Chinese Chive and Pressed Tofu Turnovers Recipe
Daily Value: 10%
Sugar-Conscious, Vegetarian, Dairy-Free, Milk-Free, Peanut-Free, Tree-Nut-Free, Fish-Free, Shellfish-Free
|Folic Acid (B9)||80µg||20%|
|Fatty acids, total monounsaturated||3g||0%|
|Fatty acids, total polyunsaturated||2g||0%|
Exclusive from The Daily Meal
These chewy-crisp pockets of goodness are fun to make and even better to eat. They are a popular Chinese snack filled with the slight garlicky bite of Chinese chives and the savory depth of seasoned pressed tofu. Clear cellophane noodles add body and egg binds the ingredients together. Some cooks add dried shrimp, but I prefer to avoid muddling the flavors.
The turnovers are a great snack or can be served with a bowl of soup, plate of dumplings, and/or a salad. Use regular grocery store flour for the best results. The bit of oil in dough yields a slightly rich finish.
Click here for 5 Unusual Ways to Use Tofu.
- 10 ounces (2 cups) unbleached all-purpose flour, plus extra for dusting
- 1/2 teaspoon salt
- 2/3 cup warm water
- 4 teaspoons canola oil
- 1 small bundle (1.3 ounces) cellophane noodles, soaked in hot water to soften, drained well, and finely chopped
- 4-5 ounces purchased brown (baked) pressed tofu, finely chopped (generous 1 cup)
- 1 1/2 cups chopped Chinese chives or green onion, green and white parts
- 3/4 teaspoon salt
- 1/4-1/2 teaspoons white pepper
- 1/2 teaspoon sugar
- 1 tablespoon cornstarch
- 1 tablespoon sesame oil
- 1 large egg
- Canola oil, for panfrying
To prepare the dough in a food processor, put the flour and salt in the processor. Combine the water and oil in a measuring cup. Remove the feed tube and run the machine, adding liquid in a steady stream through the feed tube. Let the machine run for 20-30 seconds after a ball of dough forms; don’t worry about the straggly bits. Transfer to a work surface.
Or, make the dough by hand. Set a bowl atop a kitchen towel to prevent slippage, then put the flour and salt in the bowl. Make a well in the center. Use a wooden spoon or bamboo rice paddle to stir the flour while adding the water and oil. Add water by the teaspoon if the dough feels dry. Gather the dough and all the bits into a ball.
Regardless of method, knead the dough, adding flour as necessary. Work machine-made dough for about 2 minutes and handmade dough for about 8 minutes. The finished dough should feel smooth and be elastic. Place the dough in zip-top plastic bag and seal tightly, expelling excess air. Let rest at room temperature for at least 15 minutes and up to 2 hours. After resting, the dough can be used right away for the turnovers. Or, refrigerate it overnight and return it to room temperature before using.
Meanwhile, make the filling. Combine the noodles, tofu, and chives in a bowl. In a smaller bowl, stir together the salt, white pepper, sugar, cornstarch, and sesame oil. Add the egg to the seasonings and mix well, then pour into the bowl with the noodles and tofu and combine well. You should have 2 packed cups. Set aside.
Make the turnovers in 2 batches. Working with half of the dough, cut it into 4 pieces. Roll each piece into a ball, then smack it down to form a 3-inch-wide disk. Dust both sides with flour.
Use a rolling pin to form a 6 1/2-inch-wide circle, sprinkling on flour as needed. Roll from the center to the edge, giving the dough a quarter turn after each pass. Don’t worry if the result is not perfect. Maintaining a "belly" (a thicker area) in the center is not important here.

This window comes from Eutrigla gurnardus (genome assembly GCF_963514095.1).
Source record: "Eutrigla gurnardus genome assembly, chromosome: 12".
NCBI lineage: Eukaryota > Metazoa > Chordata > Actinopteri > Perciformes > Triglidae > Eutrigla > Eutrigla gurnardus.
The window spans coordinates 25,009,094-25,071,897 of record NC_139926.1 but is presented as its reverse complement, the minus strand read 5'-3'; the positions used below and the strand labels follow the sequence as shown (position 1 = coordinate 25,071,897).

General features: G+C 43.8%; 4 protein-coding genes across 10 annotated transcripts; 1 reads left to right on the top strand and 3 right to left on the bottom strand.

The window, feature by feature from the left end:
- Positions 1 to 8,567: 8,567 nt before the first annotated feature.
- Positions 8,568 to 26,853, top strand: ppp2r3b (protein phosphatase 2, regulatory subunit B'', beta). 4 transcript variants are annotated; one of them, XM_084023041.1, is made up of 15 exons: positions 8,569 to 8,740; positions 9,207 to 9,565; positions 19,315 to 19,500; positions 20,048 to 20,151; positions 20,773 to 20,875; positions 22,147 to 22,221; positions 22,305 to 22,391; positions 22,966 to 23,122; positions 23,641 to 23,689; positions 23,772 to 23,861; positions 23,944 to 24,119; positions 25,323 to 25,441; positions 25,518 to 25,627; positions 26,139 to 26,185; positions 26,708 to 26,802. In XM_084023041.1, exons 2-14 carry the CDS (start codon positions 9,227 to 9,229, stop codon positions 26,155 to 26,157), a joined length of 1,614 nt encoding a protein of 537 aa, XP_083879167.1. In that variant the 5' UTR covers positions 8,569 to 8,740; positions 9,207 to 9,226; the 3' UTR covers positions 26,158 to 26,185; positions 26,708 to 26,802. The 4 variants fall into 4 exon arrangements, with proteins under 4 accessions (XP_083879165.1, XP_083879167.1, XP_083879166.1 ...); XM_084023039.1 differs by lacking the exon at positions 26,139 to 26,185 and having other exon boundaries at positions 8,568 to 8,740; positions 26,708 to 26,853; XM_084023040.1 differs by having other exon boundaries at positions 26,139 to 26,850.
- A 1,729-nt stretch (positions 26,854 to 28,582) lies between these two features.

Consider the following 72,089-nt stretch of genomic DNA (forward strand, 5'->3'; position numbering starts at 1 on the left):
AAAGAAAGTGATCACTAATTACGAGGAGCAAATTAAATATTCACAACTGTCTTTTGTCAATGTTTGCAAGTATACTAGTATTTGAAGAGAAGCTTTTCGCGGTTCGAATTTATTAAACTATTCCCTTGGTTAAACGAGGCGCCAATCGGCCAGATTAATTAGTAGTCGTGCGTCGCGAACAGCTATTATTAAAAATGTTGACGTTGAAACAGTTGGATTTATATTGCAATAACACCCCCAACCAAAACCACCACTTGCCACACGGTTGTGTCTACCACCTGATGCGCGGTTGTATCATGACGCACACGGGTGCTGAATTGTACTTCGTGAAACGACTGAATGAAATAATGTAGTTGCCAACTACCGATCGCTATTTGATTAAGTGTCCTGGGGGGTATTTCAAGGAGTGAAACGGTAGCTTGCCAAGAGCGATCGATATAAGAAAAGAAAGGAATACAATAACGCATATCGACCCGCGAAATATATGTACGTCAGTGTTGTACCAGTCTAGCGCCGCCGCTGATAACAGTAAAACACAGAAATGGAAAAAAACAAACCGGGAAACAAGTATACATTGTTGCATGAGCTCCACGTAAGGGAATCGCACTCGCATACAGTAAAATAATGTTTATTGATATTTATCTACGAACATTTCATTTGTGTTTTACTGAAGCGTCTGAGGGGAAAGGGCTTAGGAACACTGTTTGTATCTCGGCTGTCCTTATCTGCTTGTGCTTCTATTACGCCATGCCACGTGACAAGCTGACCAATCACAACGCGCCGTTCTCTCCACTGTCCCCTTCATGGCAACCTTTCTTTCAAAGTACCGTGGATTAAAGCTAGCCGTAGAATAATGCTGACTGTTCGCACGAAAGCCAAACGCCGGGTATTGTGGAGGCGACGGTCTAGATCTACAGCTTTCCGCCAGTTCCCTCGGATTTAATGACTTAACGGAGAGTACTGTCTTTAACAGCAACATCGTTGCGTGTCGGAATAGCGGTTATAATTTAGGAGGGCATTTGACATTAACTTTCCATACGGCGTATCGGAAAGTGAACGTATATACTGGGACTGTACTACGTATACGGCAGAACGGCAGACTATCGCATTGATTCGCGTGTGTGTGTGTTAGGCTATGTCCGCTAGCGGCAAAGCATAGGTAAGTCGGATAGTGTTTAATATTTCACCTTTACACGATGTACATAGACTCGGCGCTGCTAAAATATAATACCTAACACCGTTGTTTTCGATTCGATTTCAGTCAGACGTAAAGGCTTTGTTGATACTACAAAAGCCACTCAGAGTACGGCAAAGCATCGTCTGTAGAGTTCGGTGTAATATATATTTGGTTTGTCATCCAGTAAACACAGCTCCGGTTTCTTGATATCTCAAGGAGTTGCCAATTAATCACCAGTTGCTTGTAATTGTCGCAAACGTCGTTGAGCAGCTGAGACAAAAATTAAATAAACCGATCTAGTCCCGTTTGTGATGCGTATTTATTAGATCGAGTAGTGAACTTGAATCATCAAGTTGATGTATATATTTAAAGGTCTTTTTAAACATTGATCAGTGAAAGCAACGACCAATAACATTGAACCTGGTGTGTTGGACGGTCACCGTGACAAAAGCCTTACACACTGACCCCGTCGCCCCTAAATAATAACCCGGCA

For each turnover, scoop up a packed 1/4 cup of the filling and center it on a dough circle. Spread the filling out toward the edge closest to you, leaving a 1-inch border. Bring the upper edge of dough over to meet the lower edge of the dough to form a half-moon. Gently pat the turnover to evenly distribute the filling. Then press the edges closed and use your thumb to seal well. (If the dough does not self-seal, wet the edge with a bit of water.) Check the other side to ensure a good seal. If you want an even, neat edge, invert a bowl over the rim, press, and use a knife to trim off excess dough.
Lightly dust the bottom and put the turnover on a parchment paper–lined baking sheet. Cover with a dishtowel to prevent drying. Repeat to fill and shape the remaining turnovers before working on the other half of the dough. (Once you get the hang of it, panfry the turnovers in pairs as you roll, fill, and seal them.)
Pour about 1/4 cup of oil into a large nonstick skillet to film the bottom. Heat over medium heat.
Panfry the turnovers in pairs for 3-4 minutes per side, flipping them with 2 spatulas when they are crisp and golden brown. They should gently hiss and sizzle while frying; adjust the heat if they don’t. Because the turnovers rise up as the second side cooks, that side will not brown all over. Near the end, you can use tongs to hold each turnover upright to cook its spine.
Drain and cool on a rack placed atop a baking sheet. If you want, slide the baking sheet into a warm oven to keep warm as you fry the remaining turnovers. Add more oil as needed and adjust the heat between each batch.
When done frying all of the turnovers, you can make them extra crisp by refrying at high heat for 30 seconds per side. Cut in half or quarters and eat with chopsticks or out of hand.
These turnovers lose some of their charm with refrigeration, so enjoy them the day they are made. You can prepare them several hours in advance, loosely cover them with parchment or plastic wrap, and keep them at room temperature. Reheat them atop the rack in a 350 degrees oven for 12-15 minutes, until hot and crisp. They will turn a lovely golden.
Adapted from "Asian Tofu" by Andrea Nguyen (Ten Speed Press, 2012)Servings: 8
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